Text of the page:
Health providers discussed issues with the lack of follow-up with the caregiver in the community setting. For example, one health provider discussed a specific situation as follows:

So, the couple that I told you about that had the dynamic pre-existing to the stroke and that, were probably financially challenged and challenged in other ways, that particular caregiver really could have used some ongoing support…And that wasn’t there for her. (HP 02).

This health provider suggested that the caregiver would likely be struggling when the stroke survivor returned to the community but acknowledged that the system was unable to reach out to the caregiver.

Social support networks – “They deserted us; they just don’t come around”

The availability of informal support influenced caregivers’ access and use of formal health and social services. Caregivers described that their social networks were either avoidant or that their social networks rallied to support them. Several caregivers exhibited sadness and dismay as they explained how they felt they were abandoned or avoided by friends who had previously been central pillars in their lives after their loved one’s stroke. For example, one caregiver said, “they deserted us. They just don’t come and visit. And I just don’t know if they know how to deal with this or not, I don’t know. No, a lot of people they just don’t come around.” (SCG 08) Another caregiver said, “Friends were scared. They didn’t want to deal with it.” (SCG 04) The caregivers alluded to the difficulties that some people may have had in relating to the stroke survivor especially if they had aphasia or pronounced physical or cognitive deficits. This perspective was echoed by another caregiver who said, “it seems that most friends are fair-weather friends if you want to call it that. A lot of friends don't know what to do, don't know what to say, so they just don't.” (SCG 20).

A feeling of social isolation although common was not ubiquitous among all caregivers who participated in the study. Some caregivers described how their social networks rallied to support them in their caregiving role enabling them to take time to use formal health and social services that were focused on health promotion. For example, one caregiver said:

Oh yeah, we had a very supportive system with our closer friends they were calling all week, wanted to make sure how the progress was, and you know if there’s anything they could do for us and that type of thing. So yeah, that was good. (SCG 17)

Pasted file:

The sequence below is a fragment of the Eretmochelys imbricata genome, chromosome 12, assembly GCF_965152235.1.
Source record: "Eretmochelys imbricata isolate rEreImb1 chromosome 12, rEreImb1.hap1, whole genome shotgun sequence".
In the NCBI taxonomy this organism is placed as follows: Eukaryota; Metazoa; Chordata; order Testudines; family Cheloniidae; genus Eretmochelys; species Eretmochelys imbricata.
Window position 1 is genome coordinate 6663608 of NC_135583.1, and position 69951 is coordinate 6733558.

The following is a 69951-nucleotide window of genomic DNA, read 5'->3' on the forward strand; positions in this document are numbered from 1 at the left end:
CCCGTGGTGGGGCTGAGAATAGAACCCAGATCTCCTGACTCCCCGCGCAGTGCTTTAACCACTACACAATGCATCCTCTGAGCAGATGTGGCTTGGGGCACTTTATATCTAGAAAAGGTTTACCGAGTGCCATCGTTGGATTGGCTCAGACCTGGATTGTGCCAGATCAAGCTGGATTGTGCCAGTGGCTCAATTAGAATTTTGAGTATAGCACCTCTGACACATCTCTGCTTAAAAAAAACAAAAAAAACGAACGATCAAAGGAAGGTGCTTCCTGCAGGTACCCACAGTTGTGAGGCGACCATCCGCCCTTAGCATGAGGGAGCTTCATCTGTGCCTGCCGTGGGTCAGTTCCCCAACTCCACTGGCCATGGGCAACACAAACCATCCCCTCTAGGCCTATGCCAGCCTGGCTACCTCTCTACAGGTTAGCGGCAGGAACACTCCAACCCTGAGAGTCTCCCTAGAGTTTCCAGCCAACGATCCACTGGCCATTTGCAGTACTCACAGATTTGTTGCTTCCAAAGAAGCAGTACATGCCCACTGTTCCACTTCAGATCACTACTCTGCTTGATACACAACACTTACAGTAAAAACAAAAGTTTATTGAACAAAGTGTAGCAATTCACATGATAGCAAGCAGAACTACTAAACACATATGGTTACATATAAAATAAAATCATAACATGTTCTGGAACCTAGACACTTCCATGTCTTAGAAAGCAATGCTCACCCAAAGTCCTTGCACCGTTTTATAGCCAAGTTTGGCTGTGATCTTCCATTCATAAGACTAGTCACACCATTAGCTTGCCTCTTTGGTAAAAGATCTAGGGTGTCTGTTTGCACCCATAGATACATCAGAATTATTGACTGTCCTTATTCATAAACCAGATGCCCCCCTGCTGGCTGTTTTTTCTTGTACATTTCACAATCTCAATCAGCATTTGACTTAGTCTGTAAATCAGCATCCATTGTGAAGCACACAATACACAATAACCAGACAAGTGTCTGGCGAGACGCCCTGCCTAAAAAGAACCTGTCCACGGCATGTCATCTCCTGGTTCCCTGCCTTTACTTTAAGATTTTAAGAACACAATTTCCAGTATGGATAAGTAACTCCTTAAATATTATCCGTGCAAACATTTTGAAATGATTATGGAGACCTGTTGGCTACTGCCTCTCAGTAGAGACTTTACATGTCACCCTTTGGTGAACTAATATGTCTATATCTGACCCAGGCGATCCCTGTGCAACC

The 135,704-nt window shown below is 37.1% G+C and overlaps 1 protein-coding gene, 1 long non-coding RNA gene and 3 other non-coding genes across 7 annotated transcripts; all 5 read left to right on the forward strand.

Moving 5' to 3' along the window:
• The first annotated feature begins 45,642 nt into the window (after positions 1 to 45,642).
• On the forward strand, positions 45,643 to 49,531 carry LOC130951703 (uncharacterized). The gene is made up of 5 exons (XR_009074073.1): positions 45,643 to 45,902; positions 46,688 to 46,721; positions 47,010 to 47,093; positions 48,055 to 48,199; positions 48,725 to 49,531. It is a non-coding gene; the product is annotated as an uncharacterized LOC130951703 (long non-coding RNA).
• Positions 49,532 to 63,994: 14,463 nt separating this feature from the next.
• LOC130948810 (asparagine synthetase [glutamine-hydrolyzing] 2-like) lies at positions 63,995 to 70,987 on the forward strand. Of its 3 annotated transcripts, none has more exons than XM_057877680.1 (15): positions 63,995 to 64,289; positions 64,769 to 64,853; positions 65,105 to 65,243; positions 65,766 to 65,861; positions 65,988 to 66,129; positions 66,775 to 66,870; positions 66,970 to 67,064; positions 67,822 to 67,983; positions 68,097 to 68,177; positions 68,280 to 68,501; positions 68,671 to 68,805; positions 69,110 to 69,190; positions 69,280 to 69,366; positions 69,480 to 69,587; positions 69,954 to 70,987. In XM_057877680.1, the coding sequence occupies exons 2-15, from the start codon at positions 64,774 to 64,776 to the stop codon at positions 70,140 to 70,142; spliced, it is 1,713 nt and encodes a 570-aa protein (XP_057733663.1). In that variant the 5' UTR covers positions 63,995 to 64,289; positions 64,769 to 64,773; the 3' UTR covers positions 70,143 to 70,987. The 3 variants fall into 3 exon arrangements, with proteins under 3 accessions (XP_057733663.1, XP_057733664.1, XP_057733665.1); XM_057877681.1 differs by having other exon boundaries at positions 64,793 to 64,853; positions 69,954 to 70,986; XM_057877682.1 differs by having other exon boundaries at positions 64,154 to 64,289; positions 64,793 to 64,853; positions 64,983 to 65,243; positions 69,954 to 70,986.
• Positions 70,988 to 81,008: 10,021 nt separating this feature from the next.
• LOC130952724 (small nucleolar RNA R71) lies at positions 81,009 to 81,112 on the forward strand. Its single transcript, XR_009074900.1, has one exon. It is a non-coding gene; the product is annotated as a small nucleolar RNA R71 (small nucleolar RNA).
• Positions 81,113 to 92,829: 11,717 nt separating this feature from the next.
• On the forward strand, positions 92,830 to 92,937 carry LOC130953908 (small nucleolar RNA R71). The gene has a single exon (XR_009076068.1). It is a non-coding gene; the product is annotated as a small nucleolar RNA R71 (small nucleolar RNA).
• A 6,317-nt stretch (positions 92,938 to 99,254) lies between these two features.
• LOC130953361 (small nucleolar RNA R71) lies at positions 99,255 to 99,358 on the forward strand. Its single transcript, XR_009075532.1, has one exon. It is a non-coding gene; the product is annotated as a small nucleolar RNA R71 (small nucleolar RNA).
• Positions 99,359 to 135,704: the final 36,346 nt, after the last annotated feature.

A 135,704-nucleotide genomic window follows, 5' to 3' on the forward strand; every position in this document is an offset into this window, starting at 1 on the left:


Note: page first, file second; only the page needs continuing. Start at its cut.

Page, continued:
It was not easy to discern why some caregivers were well-supported by their social networks while others were less supported. But those caregivers who had strong, close networks prior to the stroke appeared to fare better than those who were more insular or constrained by their life situation. Another caregiver said, “the social support from the community as a whole, was outstanding.” (SCG 07) Providers also alluded to the willingness and availability of family members to provide respite as a valuable part of supporting the caregiver. This respite gave the caregiver an opportunity for social engagement outside of their caregiving role. For example, one provider said, “where I see things more successfully done is, is there family around that can pitch in and give the caregiver some help and sometimes just respite a few days away is important.” (HP 14).

Discussion

The aim of the current study was to explore the factors that influence stroke caregivers’ use of formal health and social services. To our knowledge, this is the first Canadian study to explore caregiver service access and use beyond the immediate post-acute stroke time, six months to five years post-stroke. Furthermore, the study findings provide a long-term perspective (mean 30 months, SD = 14.0 months, after stroke) on service use and the stroke recovery trajectory that is underrepresented in the stroke literature to date [61]. The research also included the perspectives of multiple health providers which further substantiated the study findings and fostered greater understanding of service provision to stroke caregivers.

The current study contributes important new findings to our understanding of the impact that financial, health and social factors have on caregivers’ ability to make use of supportive services. The study findings also extend the literature through the use of a conceptual framework [45] that was used to develop and guide this qualitative study and to situate the study findings. The aforementioned results from the current study help explain the needs-services gap of the RC – MMC framework indicating how various factors beyond service provision impact service use by stroke caregivers.